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Roll the excitement of Christmas, Hanukkah, and New Year’s Eve into one, and you might come close to the Bardeen family’s enthusiasm for Halloween. Paul Bardeen invented the original pumpkin-carving kit in 1943, and his descendants still run Grampa Bardeen’s, the innovator’s Denver company, nearly eight decades later. So even though the pandemic seems hell-bent on ruining trick-or-treating, canceling Halloween was never an option. Instead, Tara Bardeen, Paul’s granddaughter and the business’ marketing manager, suggests organizing a neighborhood pumpkin walk to preserve the door-to-door ritual and sense of community it creates. Here, her instructions for pulling off a Halloween miracle on your own block.
Step 1: To encourage participation, set a time before October 31 for a neighborhood carving party via Zoom. Order your kit (for $50, you get 18 sturdy tools and 16 patterns) from Grandpa Bardeen’s.
Step 2: Ensure your work of art lasts: Buy thick-stemmed, deep-orange pumpkins, which hold up longer than yellower varieties. Oh, and illuminate your design with an LED tea light. They’re cooler in temperature than other bulbs, helping your pumpkin stay fresh.
Step 3: Turn the gourd upside down and cut a hand-sized opening around the belly-button-like blossom end. Use one of the kit’s two scoops to scrape the inside wall until the “face” area you want to carve is manageable (about an inch thick).
Step 4: Tape a paper pattern (find more printable options on the website) to your gourd, leaving at least two inches between the diagram’s edges and the top and bottom of the pumpkin. Then, use one of the steel-tipped poker tools in the kit to punch holes along each design element, remove the pattern, and connect the dots as you carve with a saw from the kit.
Step 5: Have all your neighbors display their pumpkins so families can stroll and admire the views while maintaining six feet of space (costumes and masks recommended). Set up an online poll via a service like Doodle, where residents can vote for their favorites: “Nothing brings a block together,” Bardeen says, “like a bit of friendly competition.”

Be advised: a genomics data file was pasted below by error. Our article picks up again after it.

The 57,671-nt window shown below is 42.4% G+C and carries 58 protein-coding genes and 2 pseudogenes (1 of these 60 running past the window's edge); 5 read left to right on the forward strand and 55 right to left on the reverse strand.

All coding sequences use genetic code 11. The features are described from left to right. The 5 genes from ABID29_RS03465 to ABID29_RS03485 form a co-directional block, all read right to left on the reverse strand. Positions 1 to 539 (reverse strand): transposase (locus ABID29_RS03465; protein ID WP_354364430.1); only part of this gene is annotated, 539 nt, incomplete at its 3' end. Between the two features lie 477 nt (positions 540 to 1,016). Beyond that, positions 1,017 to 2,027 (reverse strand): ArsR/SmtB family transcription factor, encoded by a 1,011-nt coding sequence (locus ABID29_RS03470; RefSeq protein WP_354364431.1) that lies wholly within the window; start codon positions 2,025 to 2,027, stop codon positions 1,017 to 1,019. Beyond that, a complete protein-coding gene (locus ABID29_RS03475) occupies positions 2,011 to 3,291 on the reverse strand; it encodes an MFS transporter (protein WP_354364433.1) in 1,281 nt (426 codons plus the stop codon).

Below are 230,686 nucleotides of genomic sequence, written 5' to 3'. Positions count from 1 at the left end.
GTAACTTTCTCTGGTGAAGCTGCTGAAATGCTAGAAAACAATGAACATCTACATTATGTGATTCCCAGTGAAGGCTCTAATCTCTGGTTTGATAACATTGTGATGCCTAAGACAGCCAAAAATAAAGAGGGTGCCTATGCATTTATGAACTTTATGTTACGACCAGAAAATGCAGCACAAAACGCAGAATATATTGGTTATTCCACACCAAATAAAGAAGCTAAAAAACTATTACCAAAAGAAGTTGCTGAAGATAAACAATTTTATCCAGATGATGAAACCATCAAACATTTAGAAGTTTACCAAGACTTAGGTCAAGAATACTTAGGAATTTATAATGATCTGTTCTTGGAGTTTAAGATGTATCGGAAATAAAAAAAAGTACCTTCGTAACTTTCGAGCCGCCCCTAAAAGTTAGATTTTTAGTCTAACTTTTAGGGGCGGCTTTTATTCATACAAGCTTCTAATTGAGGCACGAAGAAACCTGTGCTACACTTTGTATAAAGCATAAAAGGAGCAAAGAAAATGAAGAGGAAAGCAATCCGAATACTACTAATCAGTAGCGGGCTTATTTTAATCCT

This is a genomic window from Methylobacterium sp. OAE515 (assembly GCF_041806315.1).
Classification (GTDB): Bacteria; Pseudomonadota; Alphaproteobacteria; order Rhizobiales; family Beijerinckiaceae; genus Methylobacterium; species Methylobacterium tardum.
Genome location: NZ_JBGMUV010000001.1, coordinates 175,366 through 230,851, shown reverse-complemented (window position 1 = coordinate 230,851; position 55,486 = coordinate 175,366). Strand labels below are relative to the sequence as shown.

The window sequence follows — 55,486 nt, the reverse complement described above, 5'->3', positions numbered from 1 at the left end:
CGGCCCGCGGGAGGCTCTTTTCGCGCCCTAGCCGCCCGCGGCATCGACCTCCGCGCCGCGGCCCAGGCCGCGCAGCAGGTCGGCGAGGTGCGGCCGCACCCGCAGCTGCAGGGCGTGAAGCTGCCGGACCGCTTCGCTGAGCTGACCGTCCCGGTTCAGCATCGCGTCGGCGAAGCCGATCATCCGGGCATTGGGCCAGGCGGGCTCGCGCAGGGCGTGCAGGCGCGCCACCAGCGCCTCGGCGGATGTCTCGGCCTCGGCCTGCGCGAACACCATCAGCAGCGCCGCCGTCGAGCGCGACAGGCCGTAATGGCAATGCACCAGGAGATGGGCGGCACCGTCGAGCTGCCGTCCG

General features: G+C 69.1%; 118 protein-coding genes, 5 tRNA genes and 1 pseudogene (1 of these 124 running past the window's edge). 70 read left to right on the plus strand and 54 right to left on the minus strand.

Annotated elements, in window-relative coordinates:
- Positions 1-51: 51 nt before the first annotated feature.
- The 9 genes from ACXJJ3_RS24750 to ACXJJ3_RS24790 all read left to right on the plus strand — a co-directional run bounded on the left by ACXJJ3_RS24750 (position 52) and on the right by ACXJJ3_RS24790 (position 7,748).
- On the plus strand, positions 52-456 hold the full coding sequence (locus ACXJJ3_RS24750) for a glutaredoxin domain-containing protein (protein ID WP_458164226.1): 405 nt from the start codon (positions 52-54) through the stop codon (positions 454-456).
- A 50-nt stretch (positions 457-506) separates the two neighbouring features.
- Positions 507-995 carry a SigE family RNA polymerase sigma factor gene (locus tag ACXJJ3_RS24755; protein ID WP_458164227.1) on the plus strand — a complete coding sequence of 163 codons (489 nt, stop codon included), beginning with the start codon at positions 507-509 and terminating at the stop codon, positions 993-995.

Bonus: After putting all that work into your jack-o-lantern, it would be a shame if it got moldy before Halloween—or worse, a squirrel turned it into a meal. To preserve your pumpkin, spritz the carved area with a solution of one part bleach and two parts water. Then, place plastic wrap over the carved area (or put the entire pumpkin in a plastic grocery bag), and store it in a cool, dry area when it’s not being displayed. When your masterpiece is on the porch, spritz the outside with the same bleach-water mix to repel hungry scavengers.
Bardeen Family Roasted Pumpkin Seed Recipe:
- Remove the seeds by hand.
- Cover a cookie sheet with aluminum foil and grease the foil with butter.
- Spread out the seeds (don’t wash them) in an even layer on the foil and season with salt. (John Bardeen, Paul’s son, recommends Lowry’s Seasoned Salt; for a sweeter version, try cinnamon and brown sugar).
- Bake at 325 degrees Fahrenheit for 15-20 minutes, then remove from the oven.
- Using a spatula, shift the seeds to one side of the pan, and apply butter to the foil. Then, move the seeds to the other side of the pan and add butter to the unbuttered side.
- Bake for another 15-20 minutes until they are a golden brown, checking them often to prevent burning.